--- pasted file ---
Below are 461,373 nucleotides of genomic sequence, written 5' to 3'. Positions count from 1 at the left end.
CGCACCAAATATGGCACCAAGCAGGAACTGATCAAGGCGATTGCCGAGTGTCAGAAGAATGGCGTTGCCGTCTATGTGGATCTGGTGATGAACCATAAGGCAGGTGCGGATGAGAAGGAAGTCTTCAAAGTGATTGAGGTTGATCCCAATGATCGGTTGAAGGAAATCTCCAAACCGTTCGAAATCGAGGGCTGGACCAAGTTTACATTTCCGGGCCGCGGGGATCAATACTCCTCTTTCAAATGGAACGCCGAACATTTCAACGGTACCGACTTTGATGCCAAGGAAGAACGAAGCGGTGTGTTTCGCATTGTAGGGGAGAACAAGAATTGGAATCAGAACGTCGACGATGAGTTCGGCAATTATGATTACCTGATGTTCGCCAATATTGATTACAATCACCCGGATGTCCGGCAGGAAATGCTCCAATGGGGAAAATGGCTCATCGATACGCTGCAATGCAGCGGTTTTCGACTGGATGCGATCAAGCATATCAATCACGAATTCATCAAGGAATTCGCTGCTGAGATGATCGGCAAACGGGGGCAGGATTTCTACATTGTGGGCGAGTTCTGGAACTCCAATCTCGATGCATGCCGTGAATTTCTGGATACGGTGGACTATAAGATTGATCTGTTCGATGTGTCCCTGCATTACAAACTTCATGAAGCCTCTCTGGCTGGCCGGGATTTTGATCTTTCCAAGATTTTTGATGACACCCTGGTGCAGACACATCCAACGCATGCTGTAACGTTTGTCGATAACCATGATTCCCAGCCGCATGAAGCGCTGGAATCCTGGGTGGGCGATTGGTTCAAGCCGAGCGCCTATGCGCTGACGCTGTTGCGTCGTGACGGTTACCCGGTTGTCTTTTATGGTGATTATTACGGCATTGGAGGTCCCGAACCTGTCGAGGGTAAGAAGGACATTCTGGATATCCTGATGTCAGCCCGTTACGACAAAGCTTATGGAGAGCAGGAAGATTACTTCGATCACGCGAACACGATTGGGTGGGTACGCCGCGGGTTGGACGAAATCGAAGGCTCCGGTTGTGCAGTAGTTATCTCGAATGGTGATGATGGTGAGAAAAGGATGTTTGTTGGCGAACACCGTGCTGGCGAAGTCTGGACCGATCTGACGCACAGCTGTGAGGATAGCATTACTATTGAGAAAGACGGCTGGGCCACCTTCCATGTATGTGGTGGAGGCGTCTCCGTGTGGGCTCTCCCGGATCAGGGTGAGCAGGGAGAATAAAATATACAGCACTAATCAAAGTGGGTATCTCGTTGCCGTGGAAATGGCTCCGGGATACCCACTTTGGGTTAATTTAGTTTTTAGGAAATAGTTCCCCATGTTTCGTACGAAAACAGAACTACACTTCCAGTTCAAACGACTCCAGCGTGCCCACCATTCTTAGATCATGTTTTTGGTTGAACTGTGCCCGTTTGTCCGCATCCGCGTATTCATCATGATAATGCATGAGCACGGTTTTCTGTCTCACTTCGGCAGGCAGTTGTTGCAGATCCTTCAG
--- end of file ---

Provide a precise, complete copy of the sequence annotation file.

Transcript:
Below are 461,373 nucleotides of genomic sequence, written 5' to 3'. Positions count from 1 at the left end.
CGCACCAAATATGGCACCAAGCAGGAACTGATCAAGGCGATTGCCGAGTGTCAGAAGAATGGCGTTGCCGTCTATGTGGATCTGGTGATGAACCATAAGGCAGGTGCGGATGAGAAGGAAGTCTTCAAAGTGATTGAGGTTGATCCCAATGATCGGTTGAAGGAAATCTCCAAACCGTTCGAAATCGAGGGCTGGACCAAGTTTACATTTCCGGGCCGCGGGGATCAATACTCCTCTTTCAAATGGAACGCCGAACATTTCAACGGTACCGACTTTGATGCCAAGGAAGAACGAAGCGGTGTGTTTCGCATTGTAGGGGAGAACAAGAATTGGAATCAGAACGTCGACGATGAGTTCGGCAATTATGATTACCTGATGTTCGCCAATATTGATTACAATCACCCGGATGTCCGGCAGGAAATGCTCCAATGGGGAAAATGGCTCATCGATACGCTGCAATGCAGCGGTTTTCGACTGGATGCGATCAAGCATATCAATCACGAATTCATCAAGGAATTCGCTGCTGAGATGATCGGCAAACGGGGGCAGGATTTCTACATTGTGGGCGAGTTCTGGAACTCCAATCTCGATGCATGCCGTGAATTTCTGGATACGGTGGACTATAAGATTGATCTGTTCGATGTGTCCCTGCATTACAAACTTCATGAAGCCTCTCTGGCTGGCCGGGATTTTGATCTTTCCAAGATTTTTGATGACACCCTGGTGCAGACACATCCAACGCATGCTGTAACGTTTGTCGATAACCATGATTCCCAGCCGCATGAAGCGCTGGAATCCTGGGTGGGCGATTGGTTCAAGCCGAGCGCCTATGCGCTGACGCTGTTGCGTCGTGACGGTTACCCGGTTGTCTTTTATGGTGATTATTACGGCATTGGAGGTCCCGAACCTGTCGAGGGTAAGAAGGACATTCTGGATATCCTGATGTCAGCCCGTTACGACAAAGCTTATGGAGAGCAGGAAGATTACTTCGATCACGCGAACACGATTGGGTGGGTACGCCGCGGGTTGGACGAAATCGAAGGCTCCGGTTGTGCAGTAGTTATCTCGAATGGTGATGATGGTGAGAAAAGGATGTTTGTTGGCGAACACCGTGCTGGCGAAGTCTGGACCGATCTGACGCACAGCTGTGAGGATAGCATTACTATTGAGAAAGACGGCTGGGCCACCTTCCATGTATGTGGTGGAGGCGTCTCCGTGTGGGCTCTCCCGGATCAGGGTGAGCAGGGAGAATAAAATATACAGCACTAATCAAAGTGGGTATCTCGTTGCCGTGGAAATGGCTCCGGGATACCCACTTTGGGTTAATTTAGTTTTTAGGAAATAGTTCCCCATGTTTCGTACGAAAACAGAACTACACTTCCAGTTCAAACGACTCCAGCGTGCCCACCATTCTTAGATCATGTTTTTGGTTGAACTGTGCCCGTTTGTCCGCATCCGCGTATTCATCATGATAATGCATGAGCACGGTTTTCTGTCTCACTTCGGCAGGCAGTTGTTGCAGATCCTTCAG